Pay attention to #BlackintheIvory

On June 10th, scientists around the world participated in the #ShutDownSTEM movement with the goal of addressing anti-Black racism in STEM. Earlier this week, Black scientists, doctors, and academics shared their experiences with racism in academic settings under #BlackintheIvory on Twitter (started by communications researchers Joy Melody Woods and Shardé M. Davis). We amplify a subset of the posts below and reflect on things we need to do to make academia (especially science) a better environment for Black students, trainees, and professors.

There are thousands more of these posts on Twitter–reading them is a great way to start reflecting on our actions as White, Asian, and non-URM scientists. Important things to remember when reading: (1) Black scientists and academics are not a monolith and thus do not all have the same ideas about how to solve these problems. (2) Everyone knows how academic Twitter works… these scientists and academics are risking a lot writing these experiences where their mentors and peers can read them. (3) it’s emotionally draining to write about these things. (4) is it possible you’ve fueled this negative environment in some way? Worth thinking about. 

We need to listen to what Black academics & scientists have been experiencing. Reading through the #BlackintheIvory hashtag on Twitter is a place to start… but we also need to listen to Black lab mates, colleagues, and students.
We need to acknowledge that science does not happen in a vacuum, and much of science–especially biology and medicine–has a racist history and is still vulnerable to racist ideologies today! Many scientists overlook this. When confronted with bad “science” rooted in racism, we need to be prepared to name it as such. The burden should not fall on Black scientists to do this work.
We need to stand against racist actions and comments (i.e. interpersonal interactions) in the moment. We also need to identify appropriate trainings and resources to reduce these behaviors.
We need to remove systemic barriers for future Black and URM scientists. This will mean a lot of different things. At Yale, departments started having conversations surrounding these issues – which is a start. For example, at the Yale MB&B town hall for #ShutDownSTEM, participants discussed how to make sure job and program ads reach larger numbers of Black students and trainees, among other things.
We need to dispel the myth that Black scientists and academics are only valued for their contribution to diversity!(!!!!) And we need to address the fact that many Black scientists and academics are being asked to spend their valuable time to improve diversity and inclusion.

We acknowledge that these stories shared on Twitter are just the tip of the iceberg, and that our reposting them here does not solve anything. We assume that there is imperfect overlap between the readers of this page, and those who have already checked out #BlackInTheIvory on Twitter. Thus, we hope to loop more people into awareness by amplifying these voices here. More awareness = greater engagement at the University level for anti-racism.

What can we do specifically at our University? It should not be the work of Black and URM professors to fix these problems in academia. As White, Asian, and non-URM scientists, we need to take on this work. Additionally, we heard that some departments at Yale have a full-time employee dedicated to diversity and inclusion. We wonder if having such a position at the departmental level would improve recruitment of Black and URM students/professors, and alleviate some of the burden felt by Black and URM professors/postdocs to address diversity concerns while their peers can focus only on their research.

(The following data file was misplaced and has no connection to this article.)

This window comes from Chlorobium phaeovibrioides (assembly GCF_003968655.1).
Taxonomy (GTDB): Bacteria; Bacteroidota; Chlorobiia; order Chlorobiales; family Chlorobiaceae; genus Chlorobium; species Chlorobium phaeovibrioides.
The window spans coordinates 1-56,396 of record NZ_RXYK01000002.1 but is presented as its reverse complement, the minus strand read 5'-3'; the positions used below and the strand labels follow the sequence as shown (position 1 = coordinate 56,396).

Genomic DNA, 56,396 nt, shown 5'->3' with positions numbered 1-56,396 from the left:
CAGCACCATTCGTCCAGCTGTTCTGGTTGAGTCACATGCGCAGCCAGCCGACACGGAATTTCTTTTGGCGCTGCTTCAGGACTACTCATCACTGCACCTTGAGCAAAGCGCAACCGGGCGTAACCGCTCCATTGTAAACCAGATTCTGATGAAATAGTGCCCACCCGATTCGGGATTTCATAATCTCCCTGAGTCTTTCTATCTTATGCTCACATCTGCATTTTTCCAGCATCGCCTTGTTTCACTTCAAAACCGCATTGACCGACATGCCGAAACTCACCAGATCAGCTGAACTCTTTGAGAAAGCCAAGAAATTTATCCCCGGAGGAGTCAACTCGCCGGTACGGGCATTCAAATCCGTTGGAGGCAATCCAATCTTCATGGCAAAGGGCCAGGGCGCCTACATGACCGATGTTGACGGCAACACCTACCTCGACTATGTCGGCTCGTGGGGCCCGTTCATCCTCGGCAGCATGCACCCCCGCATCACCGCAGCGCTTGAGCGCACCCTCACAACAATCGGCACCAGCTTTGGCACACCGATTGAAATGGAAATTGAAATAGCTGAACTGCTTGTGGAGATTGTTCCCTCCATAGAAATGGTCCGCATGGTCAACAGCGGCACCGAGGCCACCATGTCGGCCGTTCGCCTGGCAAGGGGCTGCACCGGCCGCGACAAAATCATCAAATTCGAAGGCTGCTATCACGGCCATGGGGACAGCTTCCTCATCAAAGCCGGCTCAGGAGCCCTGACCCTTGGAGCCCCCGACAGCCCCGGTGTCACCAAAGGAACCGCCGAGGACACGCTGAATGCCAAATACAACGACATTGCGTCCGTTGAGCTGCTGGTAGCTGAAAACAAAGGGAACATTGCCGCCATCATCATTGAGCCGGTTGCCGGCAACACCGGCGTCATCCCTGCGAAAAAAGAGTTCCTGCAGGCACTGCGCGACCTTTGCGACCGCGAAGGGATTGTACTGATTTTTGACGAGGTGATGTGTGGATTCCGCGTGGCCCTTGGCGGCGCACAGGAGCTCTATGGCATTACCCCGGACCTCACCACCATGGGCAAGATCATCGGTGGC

A practical Ethereum and MultiChain blockchain tutorial

Before getting started, a brief primer on blockchain…

When most people hear ‘blockchain’ they think of bitcoin, the notorious cryptocurrency network started in 2009. Yet, blockchain technology is more general than bitcoin, and can be used in a variety of contexts beyond cryptocurrency, from music sharing to food distribution to genomic data transactions. Blockchains can be public, like bitcoin, where anyone in the world can access the network and engage in transactions, or private, where only permissioned individuals can access the network. Today, many are interested in using private blockchains to bring security and immutability to different kinds of transactions. For example, we have experimented with using a private MultiChain network to store and share individual genomic data securely.

In this tutorial we will focus on the practical steps to getting a private blockchain up and running in Ethereum and MultiChain. If you want a more complete understanding of blockchain before diving into this tutorial, you might start with the bitcoin white paper, ethereum yellow paper, and multichain white paper. There are also many existing blockchain tutorials which describe the underlying architecture of blockchain (see, for example, this one). The Ethereum website also provides a nice list of tutorials, which we found especially useful and clear.

Just briefly, a blockchain is a data structure stored in a network of computers. The network is decentralized and distributed to avoid single point of failure, and each node stores a copy of the chain. Nodes in the network can be lost without compromising the integrity of the network or the data due to the redundancy. The blockchain data structure itself logs information about network accounts and transactions.